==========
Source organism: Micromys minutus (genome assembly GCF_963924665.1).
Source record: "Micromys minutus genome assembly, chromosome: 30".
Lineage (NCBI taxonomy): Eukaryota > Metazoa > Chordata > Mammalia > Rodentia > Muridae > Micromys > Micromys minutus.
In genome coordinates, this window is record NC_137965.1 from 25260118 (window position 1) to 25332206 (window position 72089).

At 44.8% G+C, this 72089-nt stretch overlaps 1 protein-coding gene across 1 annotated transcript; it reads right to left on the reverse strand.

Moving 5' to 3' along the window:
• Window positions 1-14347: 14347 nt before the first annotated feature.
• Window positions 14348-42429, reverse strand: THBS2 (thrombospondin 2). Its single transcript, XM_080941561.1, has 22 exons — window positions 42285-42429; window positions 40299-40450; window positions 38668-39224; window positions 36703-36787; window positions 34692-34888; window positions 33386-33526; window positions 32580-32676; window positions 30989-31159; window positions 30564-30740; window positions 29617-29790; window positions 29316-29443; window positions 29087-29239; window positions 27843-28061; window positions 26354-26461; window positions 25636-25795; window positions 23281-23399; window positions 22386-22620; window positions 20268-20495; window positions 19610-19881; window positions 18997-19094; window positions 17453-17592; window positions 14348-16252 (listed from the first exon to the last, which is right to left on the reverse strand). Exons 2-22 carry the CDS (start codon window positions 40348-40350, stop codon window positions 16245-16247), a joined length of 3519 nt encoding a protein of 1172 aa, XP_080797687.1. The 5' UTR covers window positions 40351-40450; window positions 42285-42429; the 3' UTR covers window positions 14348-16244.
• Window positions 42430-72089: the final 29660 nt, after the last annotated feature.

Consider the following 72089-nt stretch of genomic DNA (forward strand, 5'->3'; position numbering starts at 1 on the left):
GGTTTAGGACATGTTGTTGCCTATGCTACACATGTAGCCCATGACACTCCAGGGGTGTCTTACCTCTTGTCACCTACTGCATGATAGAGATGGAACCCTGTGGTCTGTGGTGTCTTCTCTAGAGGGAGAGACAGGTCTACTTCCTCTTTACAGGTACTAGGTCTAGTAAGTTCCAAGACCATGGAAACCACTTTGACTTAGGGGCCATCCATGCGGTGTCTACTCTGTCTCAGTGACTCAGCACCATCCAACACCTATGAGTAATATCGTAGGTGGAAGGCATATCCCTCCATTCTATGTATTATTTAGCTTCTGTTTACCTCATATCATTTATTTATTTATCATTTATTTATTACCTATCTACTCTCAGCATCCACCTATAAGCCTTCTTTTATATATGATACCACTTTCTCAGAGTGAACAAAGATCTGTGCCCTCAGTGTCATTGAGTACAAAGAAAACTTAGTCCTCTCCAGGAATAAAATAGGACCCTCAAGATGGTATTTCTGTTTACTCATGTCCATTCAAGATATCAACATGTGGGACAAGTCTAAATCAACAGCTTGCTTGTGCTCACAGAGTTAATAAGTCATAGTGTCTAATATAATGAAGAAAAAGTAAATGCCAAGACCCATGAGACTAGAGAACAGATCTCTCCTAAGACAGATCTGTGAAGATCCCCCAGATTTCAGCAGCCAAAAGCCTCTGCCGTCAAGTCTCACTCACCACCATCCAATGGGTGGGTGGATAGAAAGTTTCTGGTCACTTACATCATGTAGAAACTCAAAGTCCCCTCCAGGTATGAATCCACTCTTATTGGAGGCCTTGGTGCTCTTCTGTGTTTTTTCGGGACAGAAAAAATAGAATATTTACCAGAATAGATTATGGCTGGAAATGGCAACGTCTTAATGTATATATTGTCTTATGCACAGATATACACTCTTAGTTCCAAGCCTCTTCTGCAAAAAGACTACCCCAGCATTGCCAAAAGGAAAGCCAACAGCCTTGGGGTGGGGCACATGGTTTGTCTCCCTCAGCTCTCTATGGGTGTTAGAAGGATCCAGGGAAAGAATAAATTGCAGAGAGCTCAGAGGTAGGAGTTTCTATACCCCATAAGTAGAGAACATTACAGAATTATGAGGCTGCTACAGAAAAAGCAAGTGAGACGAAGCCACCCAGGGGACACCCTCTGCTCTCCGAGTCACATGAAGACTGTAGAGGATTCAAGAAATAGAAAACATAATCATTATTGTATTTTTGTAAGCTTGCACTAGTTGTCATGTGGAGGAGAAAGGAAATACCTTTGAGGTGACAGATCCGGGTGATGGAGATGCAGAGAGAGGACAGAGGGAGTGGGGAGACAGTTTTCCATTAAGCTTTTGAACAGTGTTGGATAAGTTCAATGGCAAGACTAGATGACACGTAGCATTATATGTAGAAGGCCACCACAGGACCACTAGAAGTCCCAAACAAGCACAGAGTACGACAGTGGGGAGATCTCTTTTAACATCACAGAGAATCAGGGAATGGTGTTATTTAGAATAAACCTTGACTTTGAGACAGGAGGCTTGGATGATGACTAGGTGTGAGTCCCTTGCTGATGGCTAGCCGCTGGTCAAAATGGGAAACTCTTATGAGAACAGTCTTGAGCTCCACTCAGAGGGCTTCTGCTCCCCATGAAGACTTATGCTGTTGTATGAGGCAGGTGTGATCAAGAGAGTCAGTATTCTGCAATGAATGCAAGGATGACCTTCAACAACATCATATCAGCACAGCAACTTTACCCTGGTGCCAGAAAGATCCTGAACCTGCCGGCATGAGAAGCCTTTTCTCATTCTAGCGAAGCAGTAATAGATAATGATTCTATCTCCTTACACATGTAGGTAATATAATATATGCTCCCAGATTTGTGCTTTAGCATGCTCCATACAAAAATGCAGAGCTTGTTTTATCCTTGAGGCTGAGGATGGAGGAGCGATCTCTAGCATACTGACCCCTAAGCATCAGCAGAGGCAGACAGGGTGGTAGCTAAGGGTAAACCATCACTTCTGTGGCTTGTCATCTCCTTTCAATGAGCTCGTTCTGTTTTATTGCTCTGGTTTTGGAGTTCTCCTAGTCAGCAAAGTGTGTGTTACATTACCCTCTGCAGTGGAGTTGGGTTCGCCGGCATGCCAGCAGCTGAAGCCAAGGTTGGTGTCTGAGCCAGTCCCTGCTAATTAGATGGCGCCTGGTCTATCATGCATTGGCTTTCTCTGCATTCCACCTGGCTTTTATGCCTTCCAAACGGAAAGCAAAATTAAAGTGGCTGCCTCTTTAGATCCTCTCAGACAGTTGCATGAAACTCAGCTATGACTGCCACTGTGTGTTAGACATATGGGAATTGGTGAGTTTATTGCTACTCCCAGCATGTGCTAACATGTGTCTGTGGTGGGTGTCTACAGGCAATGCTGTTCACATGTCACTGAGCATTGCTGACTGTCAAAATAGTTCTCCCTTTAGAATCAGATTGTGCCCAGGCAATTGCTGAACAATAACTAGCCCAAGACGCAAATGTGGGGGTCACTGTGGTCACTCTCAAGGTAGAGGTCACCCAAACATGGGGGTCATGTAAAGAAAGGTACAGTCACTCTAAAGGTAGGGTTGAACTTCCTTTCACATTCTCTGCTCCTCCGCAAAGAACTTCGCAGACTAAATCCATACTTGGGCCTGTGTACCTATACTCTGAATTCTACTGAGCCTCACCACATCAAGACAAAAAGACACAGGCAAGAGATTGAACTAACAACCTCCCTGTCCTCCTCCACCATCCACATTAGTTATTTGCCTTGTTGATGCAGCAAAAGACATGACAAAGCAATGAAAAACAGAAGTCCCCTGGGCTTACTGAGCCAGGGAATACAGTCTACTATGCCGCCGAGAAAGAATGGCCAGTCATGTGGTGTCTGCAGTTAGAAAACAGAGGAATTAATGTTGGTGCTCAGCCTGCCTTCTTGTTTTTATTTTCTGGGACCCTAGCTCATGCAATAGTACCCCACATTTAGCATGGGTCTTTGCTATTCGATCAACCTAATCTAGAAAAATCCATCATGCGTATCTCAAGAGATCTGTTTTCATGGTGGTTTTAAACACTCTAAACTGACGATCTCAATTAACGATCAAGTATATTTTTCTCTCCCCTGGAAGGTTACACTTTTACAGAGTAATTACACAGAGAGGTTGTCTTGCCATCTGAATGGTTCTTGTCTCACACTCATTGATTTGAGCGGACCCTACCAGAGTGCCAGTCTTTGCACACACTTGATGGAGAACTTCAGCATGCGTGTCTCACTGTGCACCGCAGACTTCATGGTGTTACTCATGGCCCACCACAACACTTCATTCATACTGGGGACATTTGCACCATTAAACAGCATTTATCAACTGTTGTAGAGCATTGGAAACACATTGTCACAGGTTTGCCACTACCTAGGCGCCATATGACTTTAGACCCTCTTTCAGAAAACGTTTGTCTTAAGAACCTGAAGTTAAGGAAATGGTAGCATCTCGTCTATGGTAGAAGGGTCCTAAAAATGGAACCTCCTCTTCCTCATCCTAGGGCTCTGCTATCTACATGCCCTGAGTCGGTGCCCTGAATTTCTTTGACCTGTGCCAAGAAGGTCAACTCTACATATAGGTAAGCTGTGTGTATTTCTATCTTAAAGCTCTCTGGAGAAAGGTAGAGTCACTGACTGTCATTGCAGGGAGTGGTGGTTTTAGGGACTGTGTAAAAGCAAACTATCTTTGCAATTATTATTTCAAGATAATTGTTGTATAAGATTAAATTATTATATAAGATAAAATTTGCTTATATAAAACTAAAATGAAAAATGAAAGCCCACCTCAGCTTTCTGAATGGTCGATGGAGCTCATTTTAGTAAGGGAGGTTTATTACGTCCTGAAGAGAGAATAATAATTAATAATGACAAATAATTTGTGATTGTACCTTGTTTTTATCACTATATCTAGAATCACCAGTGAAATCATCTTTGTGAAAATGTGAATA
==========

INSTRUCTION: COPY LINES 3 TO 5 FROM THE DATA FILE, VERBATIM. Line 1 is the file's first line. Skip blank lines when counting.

Lineage (NCBI taxonomy): Eukaryota > Metazoa > Chordata > Mammalia > Rodentia > Muridae > Micromys > Micromys minutus.
In genome coordinates, this window is record NC_137965.1 from 25260118 (window position 1) to 25332206 (window position 72089).

At 44.8% G+C, this 72089-nt stretch overlaps 1 protein-coding gene across 1 annotated transcript; it reads right to left on the reverse strand.